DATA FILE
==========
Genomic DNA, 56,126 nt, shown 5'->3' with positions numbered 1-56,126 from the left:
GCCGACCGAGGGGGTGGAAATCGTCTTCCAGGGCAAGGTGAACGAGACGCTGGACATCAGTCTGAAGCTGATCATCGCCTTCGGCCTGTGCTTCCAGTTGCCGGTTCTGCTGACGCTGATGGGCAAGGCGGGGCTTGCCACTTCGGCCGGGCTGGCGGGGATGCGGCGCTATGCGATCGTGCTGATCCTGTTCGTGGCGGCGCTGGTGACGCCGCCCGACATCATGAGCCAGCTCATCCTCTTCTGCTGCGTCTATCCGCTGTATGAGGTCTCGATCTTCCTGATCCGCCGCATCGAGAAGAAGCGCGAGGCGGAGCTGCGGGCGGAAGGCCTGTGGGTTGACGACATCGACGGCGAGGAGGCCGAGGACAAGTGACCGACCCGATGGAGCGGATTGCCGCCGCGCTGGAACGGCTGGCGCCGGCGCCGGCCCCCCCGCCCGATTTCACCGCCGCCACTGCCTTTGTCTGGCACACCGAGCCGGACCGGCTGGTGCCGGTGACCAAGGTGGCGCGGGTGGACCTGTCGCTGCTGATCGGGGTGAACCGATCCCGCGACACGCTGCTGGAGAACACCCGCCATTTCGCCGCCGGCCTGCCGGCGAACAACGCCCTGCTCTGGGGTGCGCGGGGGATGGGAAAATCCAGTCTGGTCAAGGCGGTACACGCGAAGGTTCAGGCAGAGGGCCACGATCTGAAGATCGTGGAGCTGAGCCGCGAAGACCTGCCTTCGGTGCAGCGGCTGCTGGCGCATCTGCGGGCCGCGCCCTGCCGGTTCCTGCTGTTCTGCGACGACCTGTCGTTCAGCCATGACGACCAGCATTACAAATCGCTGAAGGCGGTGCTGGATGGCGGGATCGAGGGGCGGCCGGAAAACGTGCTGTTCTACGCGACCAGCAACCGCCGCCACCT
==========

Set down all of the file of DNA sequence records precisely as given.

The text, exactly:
Genomic DNA, 56,126 nt, shown 5'->3' with positions numbered 1-56,126 from the left:
GCCGACCGAGGGGGTGGAAATCGTCTTCCAGGGCAAGGTGAACGAGACGCTGGACATCAGTCTGAAGCTGATCATCGCCTTCGGCCTGTGCTTCCAGTTGCCGGTTCTGCTGACGCTGATGGGCAAGGCGGGGCTTGCCACTTCGGCCGGGCTGGCGGGGATGCGGCGCTATGCGATCGTGCTGATCCTGTTCGTGGCGGCGCTGGTGACGCCGCCCGACATCATGAGCCAGCTCATCCTCTTCTGCTGCGTCTATCCGCTGTATGAGGTCTCGATCTTCCTGATCCGCCGCATCGAGAAGAAGCGCGAGGCGGAGCTGCGGGCGGAAGGCCTGTGGGTTGACGACATCGACGGCGAGGAGGCCGAGGACAAGTGACCGACCCGATGGAGCGGATTGCCGCCGCGCTGGAACGGCTGGCGCCGGCGCCGGCCCCCCCGCCCGATTTCACCGCCGCCACTGCCTTTGTCTGGCACACCGAGCCGGACCGGCTGGTGCCGGTGACCAAGGTGGCGCGGGTGGACCTGTCGCTGCTGATCGGGGTGAACCGATCCCGCGACACGCTGCTGGAGAACACCCGCCATTTCGCCGCCGGCCTGCCGGCGAACAACGCCCTGCTCTGGGGTGCGCGGGGGATGGGAAAATCCAGTCTGGTCAAGGCGGTACACGCGAAGGTTCAGGCAGAGGGCCACGATCTGAAGATCGTGGAGCTGAGCCGCGAAGACCTGCCTTCGGTGCAGCGGCTGCTGGCGCATCTGCGGGCCGCGCCCTGCCGGTTCCTGCTGTTCTGCGACGACCTGTCGTTCAGCCATGACGACCAGCATTACAAATCGCTGAAGGCGGTGCTGGATGGCGGGATCGAGGGGCGGCCGGAAAACGTGCTGTTCTACGCGACCAGCAACCGCCGCCACCT